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NASA spacecraft defies the odds and successfully lands on Mars

PASADENA, Calif. - A NASA spacecraft plunged into the atmosphere of Mars and landed in the Red Planet's northern polar region on Sunday to begin 90 days of digging in the permafrost to look for evidence of the building blocks of life.


PASADENA, Calif. - A NASA spacecraft plunged into the atmosphere of Mars and landed in the Red Planet's northern polar region on Sunday to begin 90 days of digging in the permafrost to look for evidence of the building blocks of life.

Cheers swept through mission control at NASA's Jet Propulsion Laboratory when the touchdown signal from the Phoenix Mars Lander was detected after a nailbiting descent.

"In my dreams it couldn't have gone as perfectly as it went," project manager Barry Goldstein said. "It went right down the middle."

Among Phoenix's first tasks were to check its power supply and the health of its science instruments, and unfurl its solar panels after the dust settled.

Mission managers said there would be a two-hour blackout period as Phoenix conducted the checks while out of view from Earth.

Phoenix plunged into the Martian atmosphere after a 10-month voyage through space.

Among the things it carried was a Canadian weather station. The $37 million station is about the size of a big shoebox.

The station, which is wrapped in a thermal blanket bearing a tiny Maple Leaf flag, is to help in the water search. It's the first Canadian science instrument to land on the surface of an alien world.

A Canadian scientific team hopes to spend 90 days studying data sent back from Mars. The daily weather reports will include temperature, atmospheric pressure, cloud height, humidity and wind speeds.

A specially developed Canadian laser instrument known as a lidar will be used to track clouds around the landing area.

Steve MacLean, chief astronaut for the Canadian Space Agency, told The Canadian Press on Sunday that Canada got involved in the project because of its expertise operating in a frigid northern environment.

"This is the first time that we have an instrument that we sponsored as a nation" on such a space mission, he said.

"All the measurements that we did in the North over the last 15 years contributes to us being a major player on this mission."

The weather station Canada built for the mission is able to provide regular readings on the temperature on Mars, atmospheric pressure, cloud height, humidity and wind speed.

The lidar system comes from Alan Carswell at York University in Toronto, who ran a laboratory and then spun off a company called OPTECH to develop a larger role for Canada in the space program.

MacLean says Carswell has emerged as a central figure in the Mars mission and is at the Phoenix mission control centre overseeing the operation.

It's the first successful soft landing on Mars since the twin Viking landers touched down in 1976.

NASA's twin rovers, which successfully landed on Mars four years ago, used a combination of parachutes and cushioned air bags to bounce to the surface.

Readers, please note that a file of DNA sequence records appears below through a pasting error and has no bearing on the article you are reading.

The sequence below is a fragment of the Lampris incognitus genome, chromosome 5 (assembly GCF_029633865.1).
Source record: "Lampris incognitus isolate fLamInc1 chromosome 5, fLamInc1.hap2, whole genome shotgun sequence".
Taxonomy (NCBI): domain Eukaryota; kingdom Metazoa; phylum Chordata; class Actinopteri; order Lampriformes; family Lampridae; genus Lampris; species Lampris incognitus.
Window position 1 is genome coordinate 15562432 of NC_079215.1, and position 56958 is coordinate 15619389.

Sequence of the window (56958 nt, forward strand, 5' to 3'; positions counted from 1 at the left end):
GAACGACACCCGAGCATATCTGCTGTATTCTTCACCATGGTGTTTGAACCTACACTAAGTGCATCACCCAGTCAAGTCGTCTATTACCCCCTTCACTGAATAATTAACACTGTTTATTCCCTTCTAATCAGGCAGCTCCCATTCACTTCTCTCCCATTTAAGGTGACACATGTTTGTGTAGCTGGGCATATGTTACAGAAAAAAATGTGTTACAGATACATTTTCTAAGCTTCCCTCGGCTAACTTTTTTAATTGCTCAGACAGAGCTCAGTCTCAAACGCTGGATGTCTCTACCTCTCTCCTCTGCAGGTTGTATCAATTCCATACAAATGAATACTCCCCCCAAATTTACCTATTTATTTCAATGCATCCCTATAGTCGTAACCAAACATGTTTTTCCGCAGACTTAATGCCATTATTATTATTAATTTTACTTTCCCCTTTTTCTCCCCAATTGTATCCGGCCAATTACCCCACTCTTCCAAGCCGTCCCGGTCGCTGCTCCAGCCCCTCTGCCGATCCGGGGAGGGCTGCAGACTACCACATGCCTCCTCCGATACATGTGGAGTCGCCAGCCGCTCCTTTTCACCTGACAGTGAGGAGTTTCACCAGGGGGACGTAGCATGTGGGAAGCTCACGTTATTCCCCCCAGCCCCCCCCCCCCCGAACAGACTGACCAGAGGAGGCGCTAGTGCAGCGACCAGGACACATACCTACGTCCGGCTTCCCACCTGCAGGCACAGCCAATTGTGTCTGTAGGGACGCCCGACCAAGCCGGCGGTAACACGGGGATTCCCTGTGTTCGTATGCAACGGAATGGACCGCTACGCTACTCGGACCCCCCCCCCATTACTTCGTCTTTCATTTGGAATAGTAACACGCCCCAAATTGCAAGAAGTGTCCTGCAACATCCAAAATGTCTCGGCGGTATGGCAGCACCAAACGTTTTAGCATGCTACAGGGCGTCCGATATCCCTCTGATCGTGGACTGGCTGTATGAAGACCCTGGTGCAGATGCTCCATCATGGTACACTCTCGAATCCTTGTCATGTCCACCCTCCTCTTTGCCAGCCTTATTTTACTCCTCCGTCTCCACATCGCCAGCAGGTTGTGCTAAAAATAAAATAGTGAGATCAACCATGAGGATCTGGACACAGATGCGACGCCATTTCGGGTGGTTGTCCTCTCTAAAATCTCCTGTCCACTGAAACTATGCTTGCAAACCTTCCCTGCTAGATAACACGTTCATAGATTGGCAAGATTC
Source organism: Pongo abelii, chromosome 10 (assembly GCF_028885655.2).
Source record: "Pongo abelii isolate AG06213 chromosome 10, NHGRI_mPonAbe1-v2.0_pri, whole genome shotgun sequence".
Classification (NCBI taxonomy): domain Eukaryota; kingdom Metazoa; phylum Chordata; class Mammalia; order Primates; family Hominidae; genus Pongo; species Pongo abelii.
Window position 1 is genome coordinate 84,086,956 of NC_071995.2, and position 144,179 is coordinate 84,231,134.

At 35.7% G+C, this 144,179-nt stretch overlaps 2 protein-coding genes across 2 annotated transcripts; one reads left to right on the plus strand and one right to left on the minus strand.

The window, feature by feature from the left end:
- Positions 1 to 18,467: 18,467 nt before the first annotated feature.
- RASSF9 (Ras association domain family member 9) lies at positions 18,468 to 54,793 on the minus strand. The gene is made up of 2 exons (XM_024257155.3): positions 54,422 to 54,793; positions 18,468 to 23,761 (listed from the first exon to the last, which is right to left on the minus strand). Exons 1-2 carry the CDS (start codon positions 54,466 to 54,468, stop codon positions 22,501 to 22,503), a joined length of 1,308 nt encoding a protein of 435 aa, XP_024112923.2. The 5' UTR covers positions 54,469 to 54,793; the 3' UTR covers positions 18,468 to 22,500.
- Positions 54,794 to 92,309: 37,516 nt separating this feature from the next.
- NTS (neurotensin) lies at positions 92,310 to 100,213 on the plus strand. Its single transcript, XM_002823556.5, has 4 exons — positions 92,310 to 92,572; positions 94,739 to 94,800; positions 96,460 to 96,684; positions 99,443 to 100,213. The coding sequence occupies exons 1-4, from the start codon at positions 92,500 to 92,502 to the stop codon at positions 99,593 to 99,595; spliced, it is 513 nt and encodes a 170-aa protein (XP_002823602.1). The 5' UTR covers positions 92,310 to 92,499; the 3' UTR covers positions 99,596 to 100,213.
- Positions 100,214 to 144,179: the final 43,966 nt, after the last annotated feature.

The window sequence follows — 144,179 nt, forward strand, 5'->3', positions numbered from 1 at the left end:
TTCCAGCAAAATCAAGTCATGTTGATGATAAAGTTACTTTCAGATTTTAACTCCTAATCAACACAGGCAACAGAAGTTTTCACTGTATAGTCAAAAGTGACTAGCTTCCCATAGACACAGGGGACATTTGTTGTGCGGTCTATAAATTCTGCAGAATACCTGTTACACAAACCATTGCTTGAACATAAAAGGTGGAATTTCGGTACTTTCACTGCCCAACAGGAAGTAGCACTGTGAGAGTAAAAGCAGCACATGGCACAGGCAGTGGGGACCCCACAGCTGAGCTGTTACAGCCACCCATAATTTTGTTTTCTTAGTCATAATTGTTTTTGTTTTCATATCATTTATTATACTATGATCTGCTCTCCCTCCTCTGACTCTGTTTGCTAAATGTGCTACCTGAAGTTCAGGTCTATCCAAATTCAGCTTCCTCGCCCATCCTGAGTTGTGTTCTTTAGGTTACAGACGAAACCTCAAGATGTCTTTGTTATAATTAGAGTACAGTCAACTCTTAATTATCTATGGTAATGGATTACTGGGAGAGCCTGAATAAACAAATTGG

Phoenix's landing is a relief for NASA since Mars has a reputation of swallowing spacecraft. More than half of all nations' attempts to land on Mars have failed.

Phoenix's target landing site was a 50-kilometre-wide shallow valley in the high northern latitudes similar in location to Earth's Greenland or northern Alaska.

The site was chosen because images from space spied evidence of a reservoir of frozen water close to the surface.

Like a tourist in a foreign country, the lander initially will take in the sights during its first week on the Red Planet.

It will talk with ground controllers through three Mars orbiters, which will relay data and images.

Phoenix is equipped with a 2.5-metre-long arm capable of digging trenches in the soil to get to ice that is believed to be buried there. It will study the dirt and ice samples for traces of organic compounds, the chemical building blocks of life.

The lander also will study whether the ice ever melted at some point in Mars' history when the planet had a warmer environment than the current harsh, cold one it currently has.

Scientists don't expect to find water in its liquid form at the Phoenix landing site because it's too frigid.

They say that if raw ingredients of life exist anywhere on the planet, they likely would be preserved in the ice.

Phoenix, however, cannot detect signs of alien life that may exist now or once existed.

The only other time NASA searched for chemical signs of life was during the Viking missions.

Neither lander found conclusive evidence of life.

Phoenix avoided the doom of its sister spacecraft, the Mars Polar Lander, which in 1999 crashed into the south pole after prematurely cutting off its engines.

The Polar Lander loss, along with the earlier loss of an orbiter the same year, forced NASA to overhaul its Mars exploration program.

Phoenix, named after the mythical bird that is reborn from its ashes, inherited hardware from a lander mission that was scrapped after the back-to-back Mars losses, and carries similar instruments that flew on Polar Lander.

Built by Lockheed Martin Corp., Phoenix is the first mission from NASA's Scout program, a lower-cost complement to the space agency's pricier Mars missions.

It cost $420 million to develop and launch Phoenix compared to the $820 million originally invested in the twin rovers.

The rovers have dazzled scientists with their Energizer Bunny-like ability to keep going and their geologic findings that ancient Mars once had water that flowed at or near the surface.

Mission managers don't expect Phoenix to be as hardy as the rovers since winter will set in later this year at the landing site with fewer hours of sunlight available each day to power the lander's solar panels.

(With files from The Canadian Press)

 
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